HAVANA TIMES – I arrived back in Havana on March 20th, after a trip to three countries: Mexico, Argentina and Chile.
I wanted to write a meticulous diary of my visits, but the pile of events became displaced notes, as so much was going on and the group schedule was packed with running around.
I was traveling with some members of the San Isidro Movement, artists who reacted against Decree-Law 349 and we launched a turbulent independent media campaign which was received by the repressive measures we know all too well.
The night before we left, a State Security agent, who calls himself Santos, turned up at my apartment. After congratulating me for having won an award in the #349 Cuba competition, he interrogated me about who had organized the trip and when I refused to tell him, he threatened to “send out a notice” so I wouldn’t be able to leave the island.
Once in the airport I was very nervous that the arbitrary sentence would be in effect. Only after passing the immigration check in front of the camera and the invisible revision of the data base, could I see that my visa and plane ticket were valid.
This second trip away from Cuba wasn’t as innocent as the trip I made to Paris back in 2011. But, when I arrived in Mexico, everything was just as incredible because this land exudes an indescribable magic, in spite of the pollution and not being able to breathe, to the vertigo you get from how high it is above sea level.
Three details caught my eye: the abundance of skyscrapers, the dizzying nightlife, and the friendliness of the Mexican people.
Like later in Buenos Aires, the city landscape seemed completely different to the image I had created in my mind about both countries watching many movies during the annual Havana Film Festival. These movies always showed what was lagging behind, the bleakest, especially in Mexico. I had no clue about the country’s material or technological advances, or this kind of (real or fake) promise that accompanies the pace of large cities, where you feel like fate isn’t a dead-end street (like it is in Cuba), but full of alternatives instead.
The difference in space too, with me used to routes between Havana’s outskirts and the city center. The ride in an Uber from the hotel to Television Azteca, gave me an indication of just how big this city, this country is… Once again, I was overwhelmed by just how much traffic there was, how many stores there are, the presence of vegetation in central areas and the beauty of old buildings. Furthermore, there was a flood of posters announcing all kinds of services, and the huge tags of graffiti artists on any wall or other people’s gates.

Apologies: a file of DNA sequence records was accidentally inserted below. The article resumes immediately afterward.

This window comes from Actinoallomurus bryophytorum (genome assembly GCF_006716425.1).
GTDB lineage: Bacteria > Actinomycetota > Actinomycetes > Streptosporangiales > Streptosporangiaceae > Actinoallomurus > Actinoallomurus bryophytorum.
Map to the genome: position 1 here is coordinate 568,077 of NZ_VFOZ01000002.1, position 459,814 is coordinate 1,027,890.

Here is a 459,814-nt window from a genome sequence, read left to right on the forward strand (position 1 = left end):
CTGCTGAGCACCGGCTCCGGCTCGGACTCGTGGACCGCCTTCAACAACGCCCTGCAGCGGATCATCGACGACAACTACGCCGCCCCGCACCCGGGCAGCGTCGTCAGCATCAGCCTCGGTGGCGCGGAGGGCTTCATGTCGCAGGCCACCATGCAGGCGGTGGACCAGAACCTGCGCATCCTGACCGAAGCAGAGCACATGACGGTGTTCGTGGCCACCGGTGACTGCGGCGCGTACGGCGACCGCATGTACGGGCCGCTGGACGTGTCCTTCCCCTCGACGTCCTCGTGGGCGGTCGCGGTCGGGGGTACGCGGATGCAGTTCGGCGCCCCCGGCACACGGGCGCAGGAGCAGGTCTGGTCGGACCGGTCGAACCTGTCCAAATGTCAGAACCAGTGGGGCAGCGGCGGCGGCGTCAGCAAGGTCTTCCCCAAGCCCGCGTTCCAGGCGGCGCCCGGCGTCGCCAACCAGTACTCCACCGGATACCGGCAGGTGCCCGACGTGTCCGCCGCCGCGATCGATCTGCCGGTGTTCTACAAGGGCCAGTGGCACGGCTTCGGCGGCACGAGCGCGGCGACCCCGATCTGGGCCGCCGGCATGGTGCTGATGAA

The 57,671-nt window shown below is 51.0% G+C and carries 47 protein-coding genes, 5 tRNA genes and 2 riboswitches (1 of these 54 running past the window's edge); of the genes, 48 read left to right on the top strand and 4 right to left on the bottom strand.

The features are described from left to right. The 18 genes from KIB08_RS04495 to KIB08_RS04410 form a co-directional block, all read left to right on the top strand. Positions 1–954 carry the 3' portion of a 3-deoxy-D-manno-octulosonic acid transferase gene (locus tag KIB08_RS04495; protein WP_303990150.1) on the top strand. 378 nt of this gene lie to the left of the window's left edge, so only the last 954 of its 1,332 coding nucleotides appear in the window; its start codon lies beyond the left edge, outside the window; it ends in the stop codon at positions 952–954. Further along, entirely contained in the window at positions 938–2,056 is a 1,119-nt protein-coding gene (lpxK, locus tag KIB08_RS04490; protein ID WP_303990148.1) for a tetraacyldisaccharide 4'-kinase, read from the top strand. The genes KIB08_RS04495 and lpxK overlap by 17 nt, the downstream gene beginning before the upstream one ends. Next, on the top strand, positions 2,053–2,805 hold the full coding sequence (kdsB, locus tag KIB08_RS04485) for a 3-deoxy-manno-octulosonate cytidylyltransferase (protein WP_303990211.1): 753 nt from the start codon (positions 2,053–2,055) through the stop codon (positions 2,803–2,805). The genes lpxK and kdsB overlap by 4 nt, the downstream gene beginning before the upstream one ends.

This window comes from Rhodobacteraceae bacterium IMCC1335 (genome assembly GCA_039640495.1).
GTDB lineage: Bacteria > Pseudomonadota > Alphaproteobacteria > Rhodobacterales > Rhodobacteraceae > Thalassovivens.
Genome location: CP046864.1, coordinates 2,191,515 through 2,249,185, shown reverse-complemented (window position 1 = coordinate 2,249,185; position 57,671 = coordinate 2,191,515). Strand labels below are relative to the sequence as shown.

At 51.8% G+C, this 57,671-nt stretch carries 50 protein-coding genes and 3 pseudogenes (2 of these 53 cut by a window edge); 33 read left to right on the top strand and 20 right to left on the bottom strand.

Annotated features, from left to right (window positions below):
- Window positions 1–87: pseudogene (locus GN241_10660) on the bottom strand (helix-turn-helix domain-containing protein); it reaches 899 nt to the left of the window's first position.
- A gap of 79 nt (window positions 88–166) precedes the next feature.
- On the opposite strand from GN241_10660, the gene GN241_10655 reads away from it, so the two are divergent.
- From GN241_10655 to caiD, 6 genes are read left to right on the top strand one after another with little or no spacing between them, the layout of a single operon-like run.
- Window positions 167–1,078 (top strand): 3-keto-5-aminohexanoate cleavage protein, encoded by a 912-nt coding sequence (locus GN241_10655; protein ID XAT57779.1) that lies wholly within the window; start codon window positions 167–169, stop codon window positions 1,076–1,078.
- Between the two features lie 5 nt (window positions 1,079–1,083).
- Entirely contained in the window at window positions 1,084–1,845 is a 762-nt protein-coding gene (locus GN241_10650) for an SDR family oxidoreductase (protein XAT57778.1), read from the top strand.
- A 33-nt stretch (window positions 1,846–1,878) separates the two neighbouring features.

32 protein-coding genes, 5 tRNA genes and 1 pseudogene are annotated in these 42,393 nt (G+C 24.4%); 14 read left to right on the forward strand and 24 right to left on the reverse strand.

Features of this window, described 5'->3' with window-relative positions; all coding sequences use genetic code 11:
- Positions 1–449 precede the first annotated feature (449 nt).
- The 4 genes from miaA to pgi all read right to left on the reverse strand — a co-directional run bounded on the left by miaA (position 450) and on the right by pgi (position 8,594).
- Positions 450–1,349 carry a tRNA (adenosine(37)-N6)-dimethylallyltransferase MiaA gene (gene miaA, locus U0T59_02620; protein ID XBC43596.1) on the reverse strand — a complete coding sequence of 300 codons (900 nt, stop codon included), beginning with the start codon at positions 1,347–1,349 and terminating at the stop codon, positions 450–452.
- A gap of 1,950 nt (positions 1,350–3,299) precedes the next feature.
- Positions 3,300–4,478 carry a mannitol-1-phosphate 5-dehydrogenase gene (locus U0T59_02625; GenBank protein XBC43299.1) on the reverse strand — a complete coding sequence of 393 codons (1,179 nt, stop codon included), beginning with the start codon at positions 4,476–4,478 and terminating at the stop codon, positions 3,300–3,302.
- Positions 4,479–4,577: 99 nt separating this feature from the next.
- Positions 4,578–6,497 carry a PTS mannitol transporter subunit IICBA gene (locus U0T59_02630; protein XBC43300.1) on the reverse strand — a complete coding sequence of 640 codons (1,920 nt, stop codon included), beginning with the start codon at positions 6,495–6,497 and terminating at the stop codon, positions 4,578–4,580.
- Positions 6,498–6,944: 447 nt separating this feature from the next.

At the Television Azteca offices, we could set up a stand to promote our work. And put on a show with poetry, movie screenings, hip-hop, theater… The audience was quite young: mostly university students who were quite shy at first and then applauded quite energetically and even ended up dancing with the Cuban artists. A young woman approached me to congratulate me on the article I had read and invited us to do an interview with them: LibertyCon.
The vast variety of food isn’t the only special thing here in Mexico, the presence of streetsellers lined up on the pavement, cooking in customers’ full sight. This makes the experience of choosing what to eat and eating next to the waiters, unusually familiar.
The second remarkable thing to happen was to take part as an audience member at the Oslo Freedom Forum, at the Anthropology Museum, where you can feel the grandeur of Mexico’s past, and the enigmas of civilizations that came before us.
The forum had speakers of all ages and from all different countries. All of them, including Sandor, Estudiante sin Semilla, who represented Havana’s San Isidro Movement and rapped two catchy reggae-style songs, could perform in front of an audience who was silent and respectful.
Until Rosa Maria Paya came on stage, who was interrupted a minute into her speech by voices that shouted “liar and mercenary”.
An eventuality? The spontaneous reaction of Mexican friends of Cuba, or rather, the myth of social justice that they only know from afar? Before the forum began, several young Mexicans were walking about in front of the museum’s entrance, carrying pathetic red flags as a Communist emblem and handing out flyers with Rosa Maria’s photo and insulting names.
In their conversations with us, they revealed their ignorance about Cuban reality, and they had no argument whatsoever or intention to have a dialogue.
I was angry then and in the forum; ashamed that my country’s government would react in such an uncivilized way when faced with a display of democracy. I immediately jumped up, out of instinct, and asked for people to respect Rosa’s speech, just as they had with the rest of the guests. My companions on the trip also shouted, compelled by nationality or their shared pain, which goes beyond any political suspicion.
The rest of my stay in Mexico City was filled with meeting Cuban friends, the many flavors of vegan food, trips out with a friend who has been living there for years and who helped me with the headache of shopping and to eat a delicious chocolate ice cream.
On the last night, the daughter and son of a great Mexican friend of mine, who I met in Havana in the middle of the Special Period, showed me the city at night, the colonial part, and the intangible spirituality that you breathe everywhere in a country which I bid farewell to with a heavy heart.
On the plane heading to Buenos Aires, I thought about this first encounter with a Latin American country, its vibrant and affectionate peoples, like any Cuban, who we believed to be so special all these decades, in spite of living a gagged existence, amidst a crumbling landscape.
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